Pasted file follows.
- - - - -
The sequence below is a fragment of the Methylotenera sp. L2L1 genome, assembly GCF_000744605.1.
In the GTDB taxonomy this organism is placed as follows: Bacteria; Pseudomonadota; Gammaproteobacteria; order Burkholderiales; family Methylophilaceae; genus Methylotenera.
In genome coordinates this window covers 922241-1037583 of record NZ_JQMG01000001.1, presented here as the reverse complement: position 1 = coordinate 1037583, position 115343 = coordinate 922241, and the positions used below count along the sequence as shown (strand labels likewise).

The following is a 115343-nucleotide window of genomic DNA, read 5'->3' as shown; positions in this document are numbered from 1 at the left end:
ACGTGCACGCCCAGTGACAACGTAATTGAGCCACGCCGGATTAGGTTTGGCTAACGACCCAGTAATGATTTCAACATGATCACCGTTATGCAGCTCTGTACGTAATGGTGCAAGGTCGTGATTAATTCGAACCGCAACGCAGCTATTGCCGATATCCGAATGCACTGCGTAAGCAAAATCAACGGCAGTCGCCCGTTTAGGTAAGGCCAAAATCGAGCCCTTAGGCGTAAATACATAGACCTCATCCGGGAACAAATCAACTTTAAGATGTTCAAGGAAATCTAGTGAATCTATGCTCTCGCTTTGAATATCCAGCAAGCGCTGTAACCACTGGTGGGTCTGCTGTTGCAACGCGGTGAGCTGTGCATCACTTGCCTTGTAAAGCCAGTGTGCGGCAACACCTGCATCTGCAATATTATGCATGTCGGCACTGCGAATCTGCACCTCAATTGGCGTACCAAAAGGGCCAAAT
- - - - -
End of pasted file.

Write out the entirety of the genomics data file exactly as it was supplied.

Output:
The sequence below is a fragment of the Methylotenera sp. L2L1 genome, assembly GCF_000744605.1.
In the GTDB taxonomy this organism is placed as follows: Bacteria; Pseudomonadota; Gammaproteobacteria; order Burkholderiales; family Methylophilaceae; genus Methylotenera.
In genome coordinates this window covers 922241-1037583 of record NZ_JQMG01000001.1, presented here as the reverse complement: position 1 = coordinate 1037583, position 115343 = coordinate 922241, and the positions used below count along the sequence as shown (strand labels likewise).

The following is a 115343-nucleotide window of genomic DNA, read 5'->3' as shown; positions in this document are numbered from 1 at the left end:
ACGTGCACGCCCAGTGACAACGTAATTGAGCCACGCCGGATTAGGTTTGGCTAACGACCCAGTAATGATTTCAACATGATCACCGTTATGCAGCTCTGTACGTAATGGTGCAAGGTCGTGATTAATTCGAACCGCAACGCAGCTATTGCCGATATCCGAATGCACTGCGTAAGCAAAATCAACGGCAGTCGCCCGTTTAGGTAAGGCCAAAATCGAGCCCTTAGGCGTAAATACATAGACCTCATCCGGGAACAAATCAACTTTAAGATGTTCAAGGAAATCTAGTGAATCTATGCTCTCGCTTTGAATATCCAGCAAGCGCTGTAACCACTGGTGGGTCTGCTGTTGCAACGCGGTGAGCTGTGCATCACTTGCCTTGTAAAGCCAGTGTGCGGCAACACCTGCATCTGCAATATTATGCATGTCGGCACTGCGAATCTGCACCTCAATTGGCGTACCAAAAGGGCCAAAT